Postpacing abnormal repolarization in catecholaminergic polymorphic ventricular tachycardia associated with a mutation in the cardiac ryanodine receptor gene

Eyal Nof, Bernard Belhassen, Michael Arad, Zahurul A. Bhuiyan, Charles Antzelevitch, Raphael Rosso, Rami Fogelman, David Luria, Dalia El-Ani, Marcel M.A.M. Mannens, Sami Viskin, Michael Eldar, Arthur A.M. Wilde, Michael Glikson

Research output: Contribution to journalArticlepeer-review

Abstract

Background: Catecholaminergic polymorphic ventricular tachycardia (CPVT) is an arrhythmogenic disease for which electrophysiological studies (EPS) have shown to be of limited value. Objective: This study presents a CPVT family in which marked postpacing repolarization abnormalities during EPS were the only consistent phenotypic manifestation of ryanodine receptor (RyR2) mutation carriers. Methods: The study was prompted by the observation of transient marked QT prolongation preceding initiation of ventricular fibrillation during atrial fibrillation in a boy with a family history of sudden cardiac death (SCD). Family members underwent exercise and pharmacologic electrocardiographic testing with epinephrine, adenosine, and flecainide. Noninvasive clinical test results were normal in 10 patients evaluated, except for both epinephrine- and exercise-induced ventricular arrhythmias in 1. EPS included bursts of ventricular pacing and programmed ventricular extrastimulation reproducing short-long sequences. Genetic screening involved direct sequencing of genes involved in long QT syndrome as well as RyR2. Results: Six patients demonstrated a marked increase in QT interval only in the first beat after cessation of ventricular pacing and/or extrastimulation. All 6 patients were found to have a heterozygous missense mutation (M4109R) in RyR2. Two of them, presenting with aborted SCD, also had a second missense mutation (I406T- RyR2). Four family members without RyR2 mutations did not display prominent postpacing QT changes. Conclusion: M4109R- RyR2 is associated with a high incidence of SCD. The contribution of I406T to the clinical phenotype is unclear. In contrast to exercise testing, marked postpacing repolarization changes in a single beat accurately predicted carriers of M4109R- RyR2 in this family.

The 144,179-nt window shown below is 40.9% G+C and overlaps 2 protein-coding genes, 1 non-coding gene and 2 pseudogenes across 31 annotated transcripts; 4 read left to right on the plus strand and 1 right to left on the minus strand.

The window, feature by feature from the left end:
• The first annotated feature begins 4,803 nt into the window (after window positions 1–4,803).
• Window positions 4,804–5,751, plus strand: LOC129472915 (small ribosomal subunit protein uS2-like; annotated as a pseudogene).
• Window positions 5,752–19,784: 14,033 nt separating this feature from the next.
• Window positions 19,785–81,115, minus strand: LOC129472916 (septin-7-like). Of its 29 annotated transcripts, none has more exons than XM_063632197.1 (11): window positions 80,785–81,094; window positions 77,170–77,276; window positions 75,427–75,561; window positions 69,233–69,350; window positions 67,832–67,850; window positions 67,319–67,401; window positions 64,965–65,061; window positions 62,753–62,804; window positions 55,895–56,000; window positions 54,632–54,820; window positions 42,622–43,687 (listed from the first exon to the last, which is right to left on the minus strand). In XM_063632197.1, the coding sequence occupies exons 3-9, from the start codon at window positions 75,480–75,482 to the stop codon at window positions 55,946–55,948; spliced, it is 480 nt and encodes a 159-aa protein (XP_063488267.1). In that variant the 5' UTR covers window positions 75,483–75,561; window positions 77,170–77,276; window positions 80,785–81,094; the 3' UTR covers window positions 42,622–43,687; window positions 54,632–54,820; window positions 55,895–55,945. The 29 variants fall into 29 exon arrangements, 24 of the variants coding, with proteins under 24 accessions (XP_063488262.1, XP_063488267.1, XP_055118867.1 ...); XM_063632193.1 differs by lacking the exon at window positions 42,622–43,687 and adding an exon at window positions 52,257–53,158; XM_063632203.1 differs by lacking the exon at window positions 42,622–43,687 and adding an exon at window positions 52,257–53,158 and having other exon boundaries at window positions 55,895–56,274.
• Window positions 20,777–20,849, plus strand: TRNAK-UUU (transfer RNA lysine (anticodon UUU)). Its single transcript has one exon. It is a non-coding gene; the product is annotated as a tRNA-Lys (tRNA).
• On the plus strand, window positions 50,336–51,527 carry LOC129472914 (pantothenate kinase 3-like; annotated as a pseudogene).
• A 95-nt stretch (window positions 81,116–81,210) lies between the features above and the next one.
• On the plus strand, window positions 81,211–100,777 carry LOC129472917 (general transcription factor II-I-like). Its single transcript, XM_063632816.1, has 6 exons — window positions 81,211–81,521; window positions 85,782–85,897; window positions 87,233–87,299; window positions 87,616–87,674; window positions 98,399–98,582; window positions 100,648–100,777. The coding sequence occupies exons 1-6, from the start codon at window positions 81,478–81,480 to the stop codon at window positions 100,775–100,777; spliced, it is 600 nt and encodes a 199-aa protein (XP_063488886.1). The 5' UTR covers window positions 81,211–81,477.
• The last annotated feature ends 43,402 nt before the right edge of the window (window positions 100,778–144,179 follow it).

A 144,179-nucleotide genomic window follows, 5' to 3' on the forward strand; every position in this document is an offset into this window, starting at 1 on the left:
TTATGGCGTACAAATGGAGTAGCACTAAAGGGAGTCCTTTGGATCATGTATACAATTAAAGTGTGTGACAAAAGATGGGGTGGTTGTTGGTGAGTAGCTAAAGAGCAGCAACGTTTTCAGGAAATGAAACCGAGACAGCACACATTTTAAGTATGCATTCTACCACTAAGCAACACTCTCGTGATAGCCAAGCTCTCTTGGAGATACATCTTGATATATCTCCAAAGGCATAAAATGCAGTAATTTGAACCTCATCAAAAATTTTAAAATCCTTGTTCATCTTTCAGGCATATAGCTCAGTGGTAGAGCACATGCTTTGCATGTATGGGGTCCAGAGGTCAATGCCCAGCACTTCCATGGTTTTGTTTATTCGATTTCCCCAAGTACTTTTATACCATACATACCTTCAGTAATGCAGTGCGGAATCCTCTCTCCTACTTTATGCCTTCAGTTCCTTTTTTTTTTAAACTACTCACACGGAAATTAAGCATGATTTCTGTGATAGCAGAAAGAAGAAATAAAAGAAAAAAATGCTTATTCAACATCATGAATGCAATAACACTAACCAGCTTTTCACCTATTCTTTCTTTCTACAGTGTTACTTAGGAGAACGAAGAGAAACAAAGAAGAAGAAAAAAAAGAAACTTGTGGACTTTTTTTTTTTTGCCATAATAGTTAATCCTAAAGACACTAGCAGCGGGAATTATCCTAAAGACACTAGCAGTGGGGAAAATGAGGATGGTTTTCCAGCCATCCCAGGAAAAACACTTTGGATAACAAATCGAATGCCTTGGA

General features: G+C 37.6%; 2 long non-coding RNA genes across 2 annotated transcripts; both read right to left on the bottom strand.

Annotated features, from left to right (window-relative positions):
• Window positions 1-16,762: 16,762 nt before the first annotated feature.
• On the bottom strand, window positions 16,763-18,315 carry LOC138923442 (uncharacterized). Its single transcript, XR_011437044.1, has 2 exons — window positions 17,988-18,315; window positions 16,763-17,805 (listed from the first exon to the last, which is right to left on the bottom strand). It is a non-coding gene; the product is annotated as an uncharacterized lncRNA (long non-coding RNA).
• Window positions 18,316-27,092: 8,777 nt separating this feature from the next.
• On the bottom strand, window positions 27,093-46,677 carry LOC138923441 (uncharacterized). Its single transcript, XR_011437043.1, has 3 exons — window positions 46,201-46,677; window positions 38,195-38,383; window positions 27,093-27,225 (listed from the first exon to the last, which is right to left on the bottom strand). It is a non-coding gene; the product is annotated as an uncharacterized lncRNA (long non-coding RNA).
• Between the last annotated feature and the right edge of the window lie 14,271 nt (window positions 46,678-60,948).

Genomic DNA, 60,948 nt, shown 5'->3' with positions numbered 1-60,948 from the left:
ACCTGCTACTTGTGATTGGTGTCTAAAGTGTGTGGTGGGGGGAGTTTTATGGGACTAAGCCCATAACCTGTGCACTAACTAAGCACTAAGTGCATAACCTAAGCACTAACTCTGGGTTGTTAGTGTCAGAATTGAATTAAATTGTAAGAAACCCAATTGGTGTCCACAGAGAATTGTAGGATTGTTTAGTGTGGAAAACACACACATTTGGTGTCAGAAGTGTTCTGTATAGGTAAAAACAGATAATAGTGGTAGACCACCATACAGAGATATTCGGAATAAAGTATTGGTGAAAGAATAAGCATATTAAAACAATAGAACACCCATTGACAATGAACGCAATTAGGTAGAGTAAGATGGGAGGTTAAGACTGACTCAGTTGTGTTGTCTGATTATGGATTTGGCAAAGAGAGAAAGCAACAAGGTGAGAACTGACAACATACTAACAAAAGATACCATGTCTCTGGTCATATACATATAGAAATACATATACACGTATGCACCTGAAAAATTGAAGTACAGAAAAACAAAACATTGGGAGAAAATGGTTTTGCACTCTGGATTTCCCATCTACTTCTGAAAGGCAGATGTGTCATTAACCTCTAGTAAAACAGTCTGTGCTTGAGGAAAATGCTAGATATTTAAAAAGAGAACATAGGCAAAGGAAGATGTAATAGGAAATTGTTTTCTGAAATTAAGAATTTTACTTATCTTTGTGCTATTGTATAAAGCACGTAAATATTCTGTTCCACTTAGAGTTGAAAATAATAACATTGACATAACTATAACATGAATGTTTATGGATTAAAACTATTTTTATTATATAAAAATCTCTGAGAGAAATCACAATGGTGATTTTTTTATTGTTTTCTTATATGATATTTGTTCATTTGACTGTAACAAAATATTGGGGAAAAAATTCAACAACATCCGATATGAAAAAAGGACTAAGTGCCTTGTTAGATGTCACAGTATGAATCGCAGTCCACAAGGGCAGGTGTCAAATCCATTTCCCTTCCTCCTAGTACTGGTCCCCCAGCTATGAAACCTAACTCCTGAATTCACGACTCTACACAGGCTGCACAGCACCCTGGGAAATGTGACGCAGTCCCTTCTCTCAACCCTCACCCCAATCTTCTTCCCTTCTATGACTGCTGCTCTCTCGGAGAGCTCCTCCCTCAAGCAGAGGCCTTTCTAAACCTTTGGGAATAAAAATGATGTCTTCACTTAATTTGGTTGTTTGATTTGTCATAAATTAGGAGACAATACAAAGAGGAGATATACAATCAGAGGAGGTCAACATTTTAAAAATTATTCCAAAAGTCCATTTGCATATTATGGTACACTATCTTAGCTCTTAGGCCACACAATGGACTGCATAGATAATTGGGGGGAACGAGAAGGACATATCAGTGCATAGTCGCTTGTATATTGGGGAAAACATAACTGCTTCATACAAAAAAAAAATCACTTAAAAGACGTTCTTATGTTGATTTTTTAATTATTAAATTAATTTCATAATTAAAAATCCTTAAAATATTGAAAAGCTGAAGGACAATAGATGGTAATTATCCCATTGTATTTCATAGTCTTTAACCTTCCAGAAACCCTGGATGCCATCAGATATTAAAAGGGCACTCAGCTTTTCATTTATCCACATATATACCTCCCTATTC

Original languageEnglish
Pages (from-to)1546-1552
Number of pages7
JournalHeart Rhythm
Volume8
Issue number10
DOIs
StatePublished - Oct 2011

Keywords

  • Electrophysiology
  • Genetics
  • Ion channels
  • Sudden death

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